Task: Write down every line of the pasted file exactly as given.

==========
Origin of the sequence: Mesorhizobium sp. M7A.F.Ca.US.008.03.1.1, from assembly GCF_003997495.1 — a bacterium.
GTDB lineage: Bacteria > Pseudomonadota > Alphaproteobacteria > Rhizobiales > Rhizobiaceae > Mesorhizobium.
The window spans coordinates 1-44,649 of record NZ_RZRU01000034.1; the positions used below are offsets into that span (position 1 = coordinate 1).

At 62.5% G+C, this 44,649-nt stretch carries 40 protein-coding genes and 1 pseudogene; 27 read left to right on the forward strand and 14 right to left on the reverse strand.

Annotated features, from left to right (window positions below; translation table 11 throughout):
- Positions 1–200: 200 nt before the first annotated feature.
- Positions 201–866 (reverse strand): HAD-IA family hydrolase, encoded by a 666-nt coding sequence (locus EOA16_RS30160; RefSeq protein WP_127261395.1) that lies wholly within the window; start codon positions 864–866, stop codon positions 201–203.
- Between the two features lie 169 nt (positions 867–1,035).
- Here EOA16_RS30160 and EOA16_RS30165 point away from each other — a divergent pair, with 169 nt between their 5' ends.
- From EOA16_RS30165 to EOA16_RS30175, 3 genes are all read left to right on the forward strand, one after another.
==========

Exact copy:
Origin of the sequence: Mesorhizobium sp. M7A.F.Ca.US.008.03.1.1, from assembly GCF_003997495.1 — a bacterium.
GTDB lineage: Bacteria > Pseudomonadota > Alphaproteobacteria > Rhizobiales > Rhizobiaceae > Mesorhizobium.
The window spans coordinates 1-44,649 of record NZ_RZRU01000034.1; the positions used below are offsets into that span (position 1 = coordinate 1).

At 62.5% G+C, this 44,649-nt stretch carries 40 protein-coding genes and 1 pseudogene; 27 read left to right on the forward strand and 14 right to left on the reverse strand.

Annotated features, from left to right (window positions below; translation table 11 throughout):
- Positions 1–200: 200 nt before the first annotated feature.
- Positions 201–866 (reverse strand): HAD-IA family hydrolase, encoded by a 666-nt coding sequence (locus EOA16_RS30160; RefSeq protein WP_127261395.1) that lies wholly within the window; start codon positions 864–866, stop codon positions 201–203.
- Between the two features lie 169 nt (positions 867–1,035).
- Here EOA16_RS30160 and EOA16_RS30165 point away from each other — a divergent pair, with 169 nt between their 5' ends.
- From EOA16_RS30165 to EOA16_RS30175, 3 genes are all read left to right on the forward strand, one after another.